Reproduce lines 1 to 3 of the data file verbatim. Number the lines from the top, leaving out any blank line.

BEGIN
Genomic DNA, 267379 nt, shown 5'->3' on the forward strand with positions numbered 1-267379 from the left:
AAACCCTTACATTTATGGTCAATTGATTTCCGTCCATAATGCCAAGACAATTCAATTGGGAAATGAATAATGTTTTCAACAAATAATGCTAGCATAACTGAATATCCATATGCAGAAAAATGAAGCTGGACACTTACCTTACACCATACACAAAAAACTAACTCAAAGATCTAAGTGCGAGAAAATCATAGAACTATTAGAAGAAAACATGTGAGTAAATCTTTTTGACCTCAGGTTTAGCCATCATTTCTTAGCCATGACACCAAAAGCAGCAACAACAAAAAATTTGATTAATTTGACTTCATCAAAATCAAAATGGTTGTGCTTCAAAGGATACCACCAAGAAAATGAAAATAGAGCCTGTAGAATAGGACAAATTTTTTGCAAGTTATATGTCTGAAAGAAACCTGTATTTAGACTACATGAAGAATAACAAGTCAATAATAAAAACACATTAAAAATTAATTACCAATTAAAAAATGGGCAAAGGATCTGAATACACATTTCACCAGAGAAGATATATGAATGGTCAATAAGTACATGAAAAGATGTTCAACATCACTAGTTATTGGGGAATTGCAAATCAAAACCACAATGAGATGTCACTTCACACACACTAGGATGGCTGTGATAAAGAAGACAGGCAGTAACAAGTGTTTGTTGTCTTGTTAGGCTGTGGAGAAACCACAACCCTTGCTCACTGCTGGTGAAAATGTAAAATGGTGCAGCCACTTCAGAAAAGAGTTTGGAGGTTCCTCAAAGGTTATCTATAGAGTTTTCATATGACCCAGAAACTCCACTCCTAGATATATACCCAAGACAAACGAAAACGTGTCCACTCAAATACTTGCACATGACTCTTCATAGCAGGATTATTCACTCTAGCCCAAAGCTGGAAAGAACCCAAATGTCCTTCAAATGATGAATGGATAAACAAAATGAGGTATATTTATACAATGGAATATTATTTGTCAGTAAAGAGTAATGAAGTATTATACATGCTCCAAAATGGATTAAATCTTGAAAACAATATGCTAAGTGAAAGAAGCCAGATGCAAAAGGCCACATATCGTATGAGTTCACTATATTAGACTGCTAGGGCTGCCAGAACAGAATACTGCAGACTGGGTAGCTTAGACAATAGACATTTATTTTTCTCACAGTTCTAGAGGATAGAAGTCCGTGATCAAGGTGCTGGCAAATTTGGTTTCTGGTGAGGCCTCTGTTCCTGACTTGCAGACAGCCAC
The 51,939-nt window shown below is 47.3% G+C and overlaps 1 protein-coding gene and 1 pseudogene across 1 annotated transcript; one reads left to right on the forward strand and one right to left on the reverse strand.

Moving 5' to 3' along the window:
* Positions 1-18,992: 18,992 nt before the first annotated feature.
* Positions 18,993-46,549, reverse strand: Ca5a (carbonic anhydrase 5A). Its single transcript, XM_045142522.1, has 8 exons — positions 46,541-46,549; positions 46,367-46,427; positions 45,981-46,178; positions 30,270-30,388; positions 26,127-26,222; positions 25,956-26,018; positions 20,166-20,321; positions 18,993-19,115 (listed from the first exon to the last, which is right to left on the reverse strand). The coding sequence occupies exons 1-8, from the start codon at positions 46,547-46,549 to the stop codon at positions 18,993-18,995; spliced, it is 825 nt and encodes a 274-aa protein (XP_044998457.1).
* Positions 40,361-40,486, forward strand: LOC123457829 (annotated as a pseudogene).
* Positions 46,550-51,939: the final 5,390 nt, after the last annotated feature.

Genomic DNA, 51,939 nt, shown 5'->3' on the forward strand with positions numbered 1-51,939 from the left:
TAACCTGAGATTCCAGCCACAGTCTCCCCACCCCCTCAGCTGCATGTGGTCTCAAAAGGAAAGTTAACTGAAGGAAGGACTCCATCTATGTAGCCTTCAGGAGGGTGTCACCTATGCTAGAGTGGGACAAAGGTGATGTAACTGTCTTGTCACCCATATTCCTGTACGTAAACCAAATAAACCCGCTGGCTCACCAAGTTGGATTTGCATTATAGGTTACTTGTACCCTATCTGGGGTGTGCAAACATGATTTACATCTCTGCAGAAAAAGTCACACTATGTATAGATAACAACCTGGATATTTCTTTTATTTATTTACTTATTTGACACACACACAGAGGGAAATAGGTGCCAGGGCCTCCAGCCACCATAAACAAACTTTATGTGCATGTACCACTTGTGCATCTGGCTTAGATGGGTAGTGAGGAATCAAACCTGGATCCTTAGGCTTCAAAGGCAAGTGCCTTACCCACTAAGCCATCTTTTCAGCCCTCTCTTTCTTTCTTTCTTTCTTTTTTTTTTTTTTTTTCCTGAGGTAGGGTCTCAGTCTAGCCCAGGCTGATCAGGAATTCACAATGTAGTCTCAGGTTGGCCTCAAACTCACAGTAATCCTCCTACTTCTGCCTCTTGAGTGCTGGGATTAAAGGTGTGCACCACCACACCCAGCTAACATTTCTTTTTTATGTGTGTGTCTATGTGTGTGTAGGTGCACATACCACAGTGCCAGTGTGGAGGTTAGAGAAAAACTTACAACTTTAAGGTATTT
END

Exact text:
Genomic DNA, 267379 nt, shown 5'->3' on the forward strand with positions numbered 1-267379 from the left:
AAACCCTTACATTTATGGTCAATTGATTTCCGTCCATAATGCCAAGACAATTCAATTGGGAAATGAATAATGTTTTCAACAAATAATGCTAGCATAACTGAATATCCATATGCAGAAAAATGAAGCTGGACACTTACCTTACACCATACACAAAAAACTAACTCAAAGATCTAAGTGCGAGAAAATCATAGAACTATTAGAAGAAAACATGTGAGTAAATCTTTTTGACCTCAGGTTTAGCCATCATTTCTTAGCCATGACACCAAAAGCAGCAACAACAAAAAATTTGATTAATTTGACTTCATCAAAATCAAAATGGTTGTGCTTCAAAGGATACCACCAAGAAAATGAAAATAGAGCCTGTAGAATAGGACAAATTTTTTGCAAGTTATATGTCTGAAAGAAACCTGTATTTAGACTACATGAAGAATAACAAGTCAATAATAAAAACACATTAAAAATTAATTACCAATTAAAAAATGGGCAAAGGATCTGAATACACATTTCACCAGAGAAGATATATGAATGGTCAATAAGTACATGAAAAGATGTTCAACATCACTAGTTATTGGGGAATTGCAAATCAAAACCACAATGAGATGTCACTTCACACACACTAGGATGGCTGTGATAAAGAAGACAGGCAGTAACAAGTGTTTGTTGTCTTGTTAGGCTGTGGAGAAACCACAACCCTTGCTCACTGCTGGTGAAAATGTAAAATGGTGCAGCCACTTCAGAAAAGAGTTTGGAGGTTCCTCAAAGGTTATCTATAGAGTTTTCATATGACCCAGAAACTCCACTCCTAGATATATACCCAAGACAAACGAAAACGTGTCCACTCAAATACTTGCACATGACTCTTCATAGCAGGATTATTCACTCTAGCCCAAAGCTGGAAAGAACCCAAATGTCCTTCAAATGATGAATGGATAAACAAAATGAGGTATATTTATACAATGGAATATTATTTGTCAGTAAAGAGTAATGAAGTATTATACATGCTCCAAAATGGATTAAATCTTGAAAACAATATGCTAAGTGAAAGAAGCCAGATGCAAAAGGCCACATATCGTATGAGTTCACTATATTAGACTGCTAGGGCTGCCAGAACAGAATACTGCAGACTGGGTAGCTTAGACAATAGACATTTATTTTTCTCACAGTTCTAGAGGATAGAAGTCCGTGATCAAGGTGCTGGCAAATTTGGTTTCTGGTGAGGCCTCTGTTCCTGACTTGCAGACAGCCAC
The 51,939-nt window shown below is 47.3% G+C and overlaps 1 protein-coding gene and 1 pseudogene across 1 annotated transcript; one reads left to right on the forward strand and one right to left on the reverse strand.